Morrison contextualizes "corrupt" language as historically specific, even against deconstructionist theories which atemporalize and universalize language. Her historicization in Beloved thus speaks on some level about the limits of poststructuralist findings for African American writers who remain doubly circumscribed by a language which can no longer convey authentically, but which has hitherto effectively constructed black subjects as less than human. Her grounding of discursive slippage to historical circumstances thus offers a praxis of resistance to these theories which would subsume all narratives as corruptions, just when alternate narratives taking the formerly enslaved as their subjects are beginning to emerge. Thus, whereas in Sula, language's slippage exists a priori, in Beloved, gaps and missed meanings evolve from specific sites of corruption due to historical circumstances. In neither text, however, are lapses elided or desires achieved. In effect, Morrison wishes to indulge two seemingly contradictory gestures: to make "Peace" a longing, and to make people "at rest" with this longing piece.


1. In Thinking Through the Body, Jane Gallop describes Joanne Michulski's 1974 killing and dismemberment of her two children as bringing "violence by and to the mother - out of the home and onto the lawn, into the public eye . . . [effectively] reinscrib[ing] it in the world of work and meaning, power and knowledge" (2). Likewise, Sethe, rather than having fallen away from a community's mores, has actually enacted a public spectacle of the community's already shared, secreted history. She effectively reinscribes private crime onto public space.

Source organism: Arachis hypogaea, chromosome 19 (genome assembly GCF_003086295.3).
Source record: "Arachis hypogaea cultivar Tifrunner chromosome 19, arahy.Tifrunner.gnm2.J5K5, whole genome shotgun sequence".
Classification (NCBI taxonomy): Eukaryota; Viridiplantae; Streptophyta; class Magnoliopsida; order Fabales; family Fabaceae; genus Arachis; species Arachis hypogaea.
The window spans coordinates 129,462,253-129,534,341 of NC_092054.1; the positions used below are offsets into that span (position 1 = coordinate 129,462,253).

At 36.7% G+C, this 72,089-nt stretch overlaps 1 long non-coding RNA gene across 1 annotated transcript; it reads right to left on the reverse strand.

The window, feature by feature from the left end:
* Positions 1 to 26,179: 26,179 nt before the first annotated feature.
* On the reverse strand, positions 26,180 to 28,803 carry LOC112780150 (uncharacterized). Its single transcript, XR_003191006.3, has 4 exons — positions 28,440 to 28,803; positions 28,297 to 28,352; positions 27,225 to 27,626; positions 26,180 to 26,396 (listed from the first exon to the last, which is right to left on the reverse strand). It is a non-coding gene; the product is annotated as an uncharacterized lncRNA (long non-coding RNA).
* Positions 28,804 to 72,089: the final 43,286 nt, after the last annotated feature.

2. Morrison symbolizes this literal fragmentation in Schoolteacher's dissection of his slaves' body parts: their division into animal characteristics on the right side of the page and human characteristics on the left (Beloved 193).

3. The practice of "Signifyin(g)," according to Henry Louis Gates, Jr., is "repetition and revision, or repetition with a signal difference" (Monkey xxiv). Gates expands the purview of "signifyin(g)" to include African American intertextuality or the activity of "black writers read[ing] and critiqu[ing] other black texts as an act of rhetorical self-definition" (Figures 242). I suggest that Morrison, in Beloved, signifies on the very work of signification in Sula. That is, she repeats with a signal difference the thematics of language slippage so apparent in Sula, the difference being the grounding of that language slippage to historical event.

Works Cited

Davis, Christina. "Beloved: A Question of Identity." Presence Africaine 145 (1988): 151-56.

Derrida, Jacques. "Differance." Speech and Phenomena and Other Essays on Husserl's Theory of Signs. Evanston: Northwestern UP, 1973. 129-60.

Gallop, Jane. Thinking Through the Body. New York: Columbia UP, 1988.

Gates, Henry Louis, Jr. Figures in Black: Words, Signs, and the "Racial" Self. New York: Oxford UP, 1987.

-----. The Signifying Monkey: A Theory of African-American Literary Criticism. New York: Oxford UP, 1988.

Grant, Robert. "Absence into Presence: The Thematics of Memory and 'Missing' Subjects in Toni Morrison's Sula." McKay 90-103.

Jacobs, Harriet. Incidents in the Life of a Slave Girl. Ed. Jean Fagan Yellin. Cambridge: Harvard UP, 1987.

McDowell, Deborah. "'The Self and the Other': Reading Toni Morrison's Sula and the Black Female Text." McKay 77-89.

McKay, Nellie Y., ed. Critical Essays on Toni Morrison. Boston: Hall, 1988.

Morrison, Toni. Beloved. New York: Knopf, 1987.

-----. Sula. 1973. New York: Plume, 1982.

Spillers, Hortense J. "A Hateful Passion, A Lost Love." Feminist Studies 9.2 (1983): 293-323.

Rachel Lee is a Ph.D. candidate in the Department of English at the University of California, Los Angeles. Currently, she is working on her dissertation, entitled "The Americas of Asian American Literature."
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Author:Lee, Rachel
Publication:African American Review
Date:Dec 22, 1994